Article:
In this tutorial, we are going to explore how to install go on Ubuntu 22.04 Golang is an open-source programming language that is easy to learn and use. It is built-in concurrency and has a robust standard library. It is reliable, builds fast, and efficient software that scales fast. Its concurrency mechanisms make it easy to write programs that get the most out of multicore and networked machines, while its novel-type systems enable flexible and modular program constructions. Go compiles quickly to machine code and has the convenience of garbage collection and the power of run-time reflection. In this guide, we are going to learn how to install golang 1.19beta on Ubuntu 22.04. Go 1.19beta1 is not yet released. There is so much work in progress with all the documentation.

  • molecule test: failed to connect to bus in systemd container - openQA bites

    Ansible Molecule is a project to help you test your ansible roles. I’m using molecule for automatically testing the ansible roles of geekoops.

  • How To Install MongoDB on AlmaLinux 9 - idroot

    In this tutorial, we will show you how to install MongoDB on AlmaLinux 9. For those of you who didn’t know, MongoDB is a high-performance, highly scalable document-oriented NoSQL database. Unlike in SQL databases where data is stored in rows and columns inside tables, in MongoDB, data is structured in JSON-like format inside records which are referred to as documents. The open-source attribute of MongoDB as a database software makes it an ideal candidate for almost any database-related project. This article assumes you have at least basic knowledge of Linux, know how to use the shell, and most importantly, you host your site on your own VPS. The installation is quite simple and assumes you are running in the root account, if not you may need to add ‘sudo‘ to the commands to get root privileges. I will show you the step-by-step installation of the MongoDB NoSQL database on AlmaLinux 9. You can follow the same instructions for CentOS and Rocky Linux.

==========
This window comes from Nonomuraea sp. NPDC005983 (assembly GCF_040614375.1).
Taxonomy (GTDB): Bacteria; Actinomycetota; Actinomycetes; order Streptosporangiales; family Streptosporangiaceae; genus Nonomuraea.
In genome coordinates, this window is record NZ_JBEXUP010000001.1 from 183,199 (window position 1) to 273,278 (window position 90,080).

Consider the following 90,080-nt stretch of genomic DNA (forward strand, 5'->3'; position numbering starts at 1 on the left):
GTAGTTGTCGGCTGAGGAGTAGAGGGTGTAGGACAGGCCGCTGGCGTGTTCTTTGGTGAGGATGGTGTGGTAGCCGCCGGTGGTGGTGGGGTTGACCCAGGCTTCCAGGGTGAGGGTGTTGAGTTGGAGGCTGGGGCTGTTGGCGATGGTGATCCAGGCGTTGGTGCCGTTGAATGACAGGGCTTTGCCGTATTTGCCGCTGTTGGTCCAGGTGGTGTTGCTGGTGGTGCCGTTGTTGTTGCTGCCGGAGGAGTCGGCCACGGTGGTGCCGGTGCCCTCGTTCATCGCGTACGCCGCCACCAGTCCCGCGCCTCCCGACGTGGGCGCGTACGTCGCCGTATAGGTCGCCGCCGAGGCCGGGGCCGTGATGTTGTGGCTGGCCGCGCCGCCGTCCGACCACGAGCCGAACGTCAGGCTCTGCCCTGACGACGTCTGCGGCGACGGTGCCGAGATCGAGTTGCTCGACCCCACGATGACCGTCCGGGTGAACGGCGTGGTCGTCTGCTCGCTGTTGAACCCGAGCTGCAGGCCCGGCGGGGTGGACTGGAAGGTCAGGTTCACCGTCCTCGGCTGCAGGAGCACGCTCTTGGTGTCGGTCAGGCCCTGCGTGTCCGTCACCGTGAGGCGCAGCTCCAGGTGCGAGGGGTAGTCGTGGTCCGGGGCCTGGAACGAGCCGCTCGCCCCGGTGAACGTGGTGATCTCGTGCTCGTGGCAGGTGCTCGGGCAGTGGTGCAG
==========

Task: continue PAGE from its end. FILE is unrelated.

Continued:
• An introduction (and how-to) to Plugin Loader for the Steam Deck. - Invidious
  • Self-host a Ghost Blog With Traefik

    Ghost is a very popular open-source content management system. Started as an alternative to WordPress and it went on to become an alternative to Substack by focusing on membership and newsletter. The creators of Ghost offer managed Pro hosting but it may not fit everyone's budget. Alternatively, you can self-host it on your own cloud servers. On Linux handbook, we already have a guide on deploying Ghost with Docker in a reverse proxy setup. Instead of Ngnix reverse proxy, you can also use another software called Traefik with Docker. It is a popular open-source cloud-native application proxy, API Gateway, Edge-router, and more. I use Traefik to secure my websites using an SSL certificate obtained from Let's Encrypt. Once deployed, Traefik can automatically manage your certificates and their renewals. In this tutorial, I'll share the necessary steps for deploying a Ghost blog with Docker and Traefik.